Roberto Rizzi

Wednesday, 13 February 2013

House with No Door (Van Der Graaf Generator, 1970)

Another selection from "H to He Who Am The Only One". This is the saddest and one of the most beautiful songs I've ever heard. I simply can't describe the cry of sorrow Peter Hammill's voice suggests here more than elsewhere. The claustrophobic lyrics, of course, accomplish this frustrating, dark and heartbreaking picture. So, I wonder, am I just a masochist listening again and again to such a depressing track? Well no, because I don't feel bad after the ordeal... on the contrary I reach an ecstatic mood and I'm grateful to the man that wrote this song. I even happen to remember Chateaubriand writing that the human heart expresses itself better in sadness than in joy.

Another Paul Whitehead's cover!

This is also the first VDGG's song I liked, so that I'm convinced that human heart is also specially suitable in identifying grief and this is also a common way to know we're all brothers and we share the same destiny. Now, if a song learned so much to me, should I stop listening to it?

Tuesday, 12 February 2013

Neverland (Marillion, 2004)

This is a Hogarth's era Marillion track, a very beautiful one IMHO. I like it all... I like the music they wrote, the simple and profound lyrics, Hogarth's intense vocals, Rothery's guitar solo... all! This is one of those tracks you can listen to when you want ot leave the earthly condition and fly away. It's a fantastic trip in an ethereal dimension somewhere between the clouds and the stars, in the Neverland of your inner childhood. The song is taken from one of the best recent Marillion's records, "Marbles", and I highly recommend the whole album to your attention.
A Marillion's promo shot for "Marbles".
Of course, Marillion's songs are not all like this one, but when they actually forge such pearls I can't help wondering why they're not a worldwide sensation. But then... maybe I better like them to stay what they are: the best hidden jewel of the English Prog-Crown.

Sunday, 10 February 2013

Epitaph (King Crimson, 1969)

According to many critics and handbooks, this is where it all began. Well, not the track itself, maybe, but its album, "In The Court of The Crimson King", the 1969 King Crimson's debut masterpiece, would be the first truly prog rock album. True or false, I always get a thrill when Greg Lake begins: "The wall on which the prophets wrote..."; his voice is still and sad, like a wise man without hope. The airy melody, the perfect dialogue between keyboards and guitar, the essential and clear percussions, the prophetic lyrics by Peter Sinfield... there's all I need to fall in love with a prog song.

Poor Barry Godber...
...and his cover art for King Crimson's debut album.

Two instrumental interludes called "March for No Reason" and "Tomorrow And Tomorrow" enrich the flavour of this tasty dish, but there is another special feature, that's the cover art, a milestone in prog rock history. I can't help staring at the schizoid man and also at the crimson king inside the gatefold cover. From this moment on, the greatest prog music will always be linked to its album art, but if I had to find the strongest connection, well, I'm sure I'd choose this record. Such a pity, the very young author of these drawings, Barry Godber, was going to die a year after the release of his masterpiece. So I daresay, this "Epitaph" is for him too.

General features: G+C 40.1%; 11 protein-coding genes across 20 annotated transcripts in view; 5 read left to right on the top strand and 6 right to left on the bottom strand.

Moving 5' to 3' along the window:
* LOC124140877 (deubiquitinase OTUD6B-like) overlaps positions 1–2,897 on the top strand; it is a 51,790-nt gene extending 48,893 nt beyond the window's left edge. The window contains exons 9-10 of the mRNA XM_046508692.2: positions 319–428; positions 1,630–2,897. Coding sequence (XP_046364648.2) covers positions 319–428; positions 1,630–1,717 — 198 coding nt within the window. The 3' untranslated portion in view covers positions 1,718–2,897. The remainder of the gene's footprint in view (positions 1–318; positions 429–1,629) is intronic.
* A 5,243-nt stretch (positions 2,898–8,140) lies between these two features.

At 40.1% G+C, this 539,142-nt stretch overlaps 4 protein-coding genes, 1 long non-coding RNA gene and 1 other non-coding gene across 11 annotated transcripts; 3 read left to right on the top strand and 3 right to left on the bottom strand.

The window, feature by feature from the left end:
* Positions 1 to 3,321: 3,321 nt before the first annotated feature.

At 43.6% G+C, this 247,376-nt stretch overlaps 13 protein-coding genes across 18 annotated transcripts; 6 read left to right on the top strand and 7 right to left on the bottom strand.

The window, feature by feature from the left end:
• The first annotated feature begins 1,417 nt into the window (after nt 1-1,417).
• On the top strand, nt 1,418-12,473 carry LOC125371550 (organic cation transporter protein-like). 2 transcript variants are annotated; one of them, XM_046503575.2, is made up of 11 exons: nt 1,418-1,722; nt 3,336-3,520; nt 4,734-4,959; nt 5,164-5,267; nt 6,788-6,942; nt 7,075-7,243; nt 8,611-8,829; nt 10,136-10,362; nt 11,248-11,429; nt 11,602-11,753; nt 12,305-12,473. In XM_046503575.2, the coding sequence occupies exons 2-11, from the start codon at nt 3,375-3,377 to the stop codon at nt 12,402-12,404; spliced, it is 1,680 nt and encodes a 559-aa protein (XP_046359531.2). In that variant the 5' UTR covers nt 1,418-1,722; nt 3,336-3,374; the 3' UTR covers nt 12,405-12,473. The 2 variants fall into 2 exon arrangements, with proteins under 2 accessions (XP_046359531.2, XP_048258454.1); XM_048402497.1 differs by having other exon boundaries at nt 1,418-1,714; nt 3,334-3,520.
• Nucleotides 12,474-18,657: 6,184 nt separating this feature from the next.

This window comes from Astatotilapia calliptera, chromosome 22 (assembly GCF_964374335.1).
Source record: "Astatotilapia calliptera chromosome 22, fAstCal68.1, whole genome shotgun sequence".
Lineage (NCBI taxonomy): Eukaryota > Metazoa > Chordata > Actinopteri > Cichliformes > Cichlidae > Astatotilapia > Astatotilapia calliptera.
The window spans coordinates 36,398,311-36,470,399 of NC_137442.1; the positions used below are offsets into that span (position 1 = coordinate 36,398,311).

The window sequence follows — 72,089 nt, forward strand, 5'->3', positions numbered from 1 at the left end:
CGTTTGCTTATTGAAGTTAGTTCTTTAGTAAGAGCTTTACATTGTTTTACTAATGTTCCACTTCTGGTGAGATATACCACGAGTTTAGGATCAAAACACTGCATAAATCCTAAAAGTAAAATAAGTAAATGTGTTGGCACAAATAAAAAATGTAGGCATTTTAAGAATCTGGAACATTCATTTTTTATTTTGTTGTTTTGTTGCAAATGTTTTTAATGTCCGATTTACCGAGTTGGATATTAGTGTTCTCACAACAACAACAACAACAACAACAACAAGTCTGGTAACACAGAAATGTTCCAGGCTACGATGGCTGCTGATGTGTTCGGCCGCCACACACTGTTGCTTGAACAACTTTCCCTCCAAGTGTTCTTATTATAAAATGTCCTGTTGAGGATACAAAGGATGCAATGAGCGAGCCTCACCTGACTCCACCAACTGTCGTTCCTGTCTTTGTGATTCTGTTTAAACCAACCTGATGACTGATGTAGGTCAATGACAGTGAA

Saturday, 9 February 2013

Tubular Bells part 1 (Mike Oldfield, 1973)

One of the most controversial tracks in the whole rock history. Some say it's the prog masterpiece, some say it's just a pretentious, messy essay and not even prog at all. Really, I'll let the critics debate this topic, but there is an ascertained point: this suite is unique in its genre and still popular today. Oldfield's attempts to take advantage of this record for a series of sequels ("The Orchestral Tubular Bells", "Tubular Bells 2", "Tubular Bells 3"," The Millenium Bell", "Tubular Bells Remix", "Tubular Bells Re-recorded"...) annoyed many listeners, even so the original record is IMHO one of the finest fruits of its decade.

"Tubular bells" original cover art.

Not only the arrangements are amazing, but also the themes are well found and their rising succession still produces in me a growing feeling of expectation and wonder, reaching its climax when the bells finally ring. Another winning point is in all thos varied moods, from nostalgy to anger and from contry stillness to mystic tension. Strange? Pretentious? Who cares... I like it.

Thursday, 7 February 2013

Sospesi nell'incredibile (Le Orme, 1973)

It's always difficult to extract a single track from a dense and cohesive concept album like Le Orme's "Felona e Sorona". Even so, "Sospesi nell'incredibile" is one of my favourite italian prog songs. Firstly, it's the opening track of the album, that's to say the gateway to another world, kind of a space opera focusing on the alternate fortunes of two twin planets... and it's a great overture! Secondly, it's a fine example of instrumental prog based on a powerful trio "à la E,L & P", in which you hardly regret the absence of a guitarist... and that's saying something.
Le Orme in their "powerful trio" era.
There's the whole taste of the '70s in this track: you'll find SF, space rock, proggy plots, falsetto, plenty of keyboards and so on... a real treat for connoisseurs. I highly recommend to turn off the lights and listen to this in the dark. Enjoy.

Wednesday, 6 February 2013

Post War Saturday Echo (Quatermass, 1970)

As I promised (please read the blog's foot note) this blog is open to every prog fan. I'm very proud to present here the first and brave contributor, Roberto Rizzi, an old online friend of mine and - most of all - a real connoisseur of fine prog and an experienced though young moderator of the glorious italian Genesis Forum. The song he presents here is also one of my favourite ones.